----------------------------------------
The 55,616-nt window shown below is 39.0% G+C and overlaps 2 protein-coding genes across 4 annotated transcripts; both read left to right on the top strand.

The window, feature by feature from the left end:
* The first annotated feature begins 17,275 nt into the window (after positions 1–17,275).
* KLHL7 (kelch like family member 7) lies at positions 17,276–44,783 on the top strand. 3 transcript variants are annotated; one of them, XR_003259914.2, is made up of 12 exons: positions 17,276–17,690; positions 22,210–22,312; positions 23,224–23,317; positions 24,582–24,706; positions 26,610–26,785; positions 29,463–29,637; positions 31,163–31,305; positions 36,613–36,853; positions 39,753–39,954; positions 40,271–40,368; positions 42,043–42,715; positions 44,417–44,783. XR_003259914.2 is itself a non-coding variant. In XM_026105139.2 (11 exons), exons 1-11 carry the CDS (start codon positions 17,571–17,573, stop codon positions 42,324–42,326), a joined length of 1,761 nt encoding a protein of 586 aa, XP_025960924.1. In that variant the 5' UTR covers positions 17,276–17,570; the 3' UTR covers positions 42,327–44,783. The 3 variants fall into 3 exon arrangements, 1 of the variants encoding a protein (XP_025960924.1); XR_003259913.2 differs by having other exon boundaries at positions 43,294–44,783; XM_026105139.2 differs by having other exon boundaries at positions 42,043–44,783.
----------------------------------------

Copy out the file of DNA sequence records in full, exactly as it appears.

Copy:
The 55,616-nt window shown below is 39.0% G+C and overlaps 2 protein-coding genes across 4 annotated transcripts; both read left to right on the top strand.

The window, feature by feature from the left end:
* The first annotated feature begins 17,275 nt into the window (after positions 1–17,275).
* KLHL7 (kelch like family member 7) lies at positions 17,276–44,783 on the top strand. 3 transcript variants are annotated; one of them, XR_003259914.2, is made up of 12 exons: positions 17,276–17,690; positions 22,210–22,312; positions 23,224–23,317; positions 24,582–24,706; positions 26,610–26,785; positions 29,463–29,637; positions 31,163–31,305; positions 36,613–36,853; positions 39,753–39,954; positions 40,271–40,368; positions 42,043–42,715; positions 44,417–44,783. XR_003259914.2 is itself a non-coding variant. In XM_026105139.2 (11 exons), exons 1-11 carry the CDS (start codon positions 17,571–17,573, stop codon positions 42,324–42,326), a joined length of 1,761 nt encoding a protein of 586 aa, XP_025960924.1. In that variant the 5' UTR covers positions 17,276–17,570; the 3' UTR covers positions 42,327–44,783. The 3 variants fall into 3 exon arrangements, 1 of the variants encoding a protein (XP_025960924.1); XR_003259913.2 differs by having other exon boundaries at positions 43,294–44,783; XM_026105139.2 differs by having other exon boundaries at positions 42,043–44,783.